Newspaper of The New York Herald, June 28, 1856, Page 4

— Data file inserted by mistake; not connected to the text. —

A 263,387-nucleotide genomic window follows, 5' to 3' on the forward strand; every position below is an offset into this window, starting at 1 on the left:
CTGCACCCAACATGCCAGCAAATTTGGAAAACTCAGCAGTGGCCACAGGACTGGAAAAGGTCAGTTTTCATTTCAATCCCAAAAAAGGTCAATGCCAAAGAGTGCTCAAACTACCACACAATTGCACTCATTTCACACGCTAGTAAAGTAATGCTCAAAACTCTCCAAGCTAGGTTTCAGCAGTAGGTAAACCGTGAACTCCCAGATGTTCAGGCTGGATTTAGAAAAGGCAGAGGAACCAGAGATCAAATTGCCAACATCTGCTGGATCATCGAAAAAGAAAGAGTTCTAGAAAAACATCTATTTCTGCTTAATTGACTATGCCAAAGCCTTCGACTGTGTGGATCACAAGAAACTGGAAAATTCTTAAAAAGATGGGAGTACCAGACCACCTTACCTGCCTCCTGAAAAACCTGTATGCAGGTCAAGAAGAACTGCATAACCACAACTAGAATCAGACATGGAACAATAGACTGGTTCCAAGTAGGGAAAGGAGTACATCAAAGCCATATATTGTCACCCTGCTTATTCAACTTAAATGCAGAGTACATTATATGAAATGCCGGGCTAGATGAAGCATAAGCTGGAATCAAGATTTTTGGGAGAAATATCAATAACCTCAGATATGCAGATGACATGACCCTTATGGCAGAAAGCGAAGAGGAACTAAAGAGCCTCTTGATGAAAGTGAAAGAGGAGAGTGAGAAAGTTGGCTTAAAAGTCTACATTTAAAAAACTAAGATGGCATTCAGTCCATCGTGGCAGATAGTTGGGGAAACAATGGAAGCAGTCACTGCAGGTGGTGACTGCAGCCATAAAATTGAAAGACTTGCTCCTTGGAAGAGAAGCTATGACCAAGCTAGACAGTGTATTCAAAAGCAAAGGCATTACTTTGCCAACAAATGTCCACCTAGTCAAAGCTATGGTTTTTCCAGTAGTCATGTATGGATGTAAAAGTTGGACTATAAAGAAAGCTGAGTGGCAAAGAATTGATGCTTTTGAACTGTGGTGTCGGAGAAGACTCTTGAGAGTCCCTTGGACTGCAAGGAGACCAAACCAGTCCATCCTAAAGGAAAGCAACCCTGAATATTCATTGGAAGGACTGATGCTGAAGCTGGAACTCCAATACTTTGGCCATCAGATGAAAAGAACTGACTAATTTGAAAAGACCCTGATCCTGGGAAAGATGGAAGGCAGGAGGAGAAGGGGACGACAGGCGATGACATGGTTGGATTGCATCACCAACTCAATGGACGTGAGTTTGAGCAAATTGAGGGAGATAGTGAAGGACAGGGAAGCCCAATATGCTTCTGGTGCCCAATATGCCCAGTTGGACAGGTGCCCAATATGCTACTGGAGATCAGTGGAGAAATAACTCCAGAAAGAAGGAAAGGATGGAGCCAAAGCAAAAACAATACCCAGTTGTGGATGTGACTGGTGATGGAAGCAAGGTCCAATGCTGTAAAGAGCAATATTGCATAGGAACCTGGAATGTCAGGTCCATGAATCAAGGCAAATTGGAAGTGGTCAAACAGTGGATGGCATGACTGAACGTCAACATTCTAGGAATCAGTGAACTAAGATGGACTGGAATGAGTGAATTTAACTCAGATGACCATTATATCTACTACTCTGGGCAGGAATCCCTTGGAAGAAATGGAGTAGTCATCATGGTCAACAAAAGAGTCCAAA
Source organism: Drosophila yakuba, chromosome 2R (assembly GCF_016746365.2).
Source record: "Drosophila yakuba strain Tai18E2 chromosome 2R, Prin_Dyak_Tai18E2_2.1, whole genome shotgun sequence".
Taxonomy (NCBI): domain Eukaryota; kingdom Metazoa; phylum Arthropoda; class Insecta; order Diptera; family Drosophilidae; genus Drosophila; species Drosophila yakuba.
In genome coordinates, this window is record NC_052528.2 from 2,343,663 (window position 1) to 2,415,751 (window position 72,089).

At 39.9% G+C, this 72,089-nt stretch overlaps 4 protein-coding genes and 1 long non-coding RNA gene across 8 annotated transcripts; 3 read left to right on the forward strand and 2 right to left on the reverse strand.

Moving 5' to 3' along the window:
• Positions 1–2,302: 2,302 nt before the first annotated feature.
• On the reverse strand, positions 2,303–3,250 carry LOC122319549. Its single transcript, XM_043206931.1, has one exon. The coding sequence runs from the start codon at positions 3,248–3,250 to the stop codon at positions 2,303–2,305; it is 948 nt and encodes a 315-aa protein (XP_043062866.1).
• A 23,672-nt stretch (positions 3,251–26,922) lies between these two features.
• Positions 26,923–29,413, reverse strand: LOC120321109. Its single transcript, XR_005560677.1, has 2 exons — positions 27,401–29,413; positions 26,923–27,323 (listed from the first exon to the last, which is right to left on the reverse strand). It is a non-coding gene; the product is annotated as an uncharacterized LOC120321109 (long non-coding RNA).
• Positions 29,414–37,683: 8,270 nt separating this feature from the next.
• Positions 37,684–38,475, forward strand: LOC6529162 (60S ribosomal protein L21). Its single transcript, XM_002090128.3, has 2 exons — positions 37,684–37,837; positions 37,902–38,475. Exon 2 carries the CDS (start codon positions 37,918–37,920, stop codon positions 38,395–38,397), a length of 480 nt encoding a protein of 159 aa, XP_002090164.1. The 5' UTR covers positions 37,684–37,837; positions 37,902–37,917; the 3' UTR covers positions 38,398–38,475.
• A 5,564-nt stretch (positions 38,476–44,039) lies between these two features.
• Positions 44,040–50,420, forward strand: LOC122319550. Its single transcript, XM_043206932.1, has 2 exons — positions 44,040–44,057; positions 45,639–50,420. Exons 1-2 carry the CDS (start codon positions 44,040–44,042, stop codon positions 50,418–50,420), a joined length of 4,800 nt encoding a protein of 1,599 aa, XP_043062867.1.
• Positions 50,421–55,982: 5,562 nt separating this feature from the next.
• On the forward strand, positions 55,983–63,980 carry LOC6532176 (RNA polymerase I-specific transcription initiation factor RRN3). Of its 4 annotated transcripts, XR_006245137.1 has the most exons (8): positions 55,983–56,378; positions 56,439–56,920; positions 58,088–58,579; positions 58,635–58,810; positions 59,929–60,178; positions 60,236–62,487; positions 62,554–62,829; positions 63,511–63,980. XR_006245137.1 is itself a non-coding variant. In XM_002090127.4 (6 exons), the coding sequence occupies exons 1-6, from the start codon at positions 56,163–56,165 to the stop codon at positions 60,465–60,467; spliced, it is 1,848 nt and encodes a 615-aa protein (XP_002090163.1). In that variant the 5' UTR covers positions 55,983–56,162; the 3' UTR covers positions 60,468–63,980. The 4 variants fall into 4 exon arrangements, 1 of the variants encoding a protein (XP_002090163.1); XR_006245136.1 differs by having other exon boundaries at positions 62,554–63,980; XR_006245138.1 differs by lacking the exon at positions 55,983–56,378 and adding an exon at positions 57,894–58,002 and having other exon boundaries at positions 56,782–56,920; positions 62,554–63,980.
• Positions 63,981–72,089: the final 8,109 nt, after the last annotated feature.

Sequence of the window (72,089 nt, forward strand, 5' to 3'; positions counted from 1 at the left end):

Newspaper of The New York Herald dated June 28, 1856 Page 4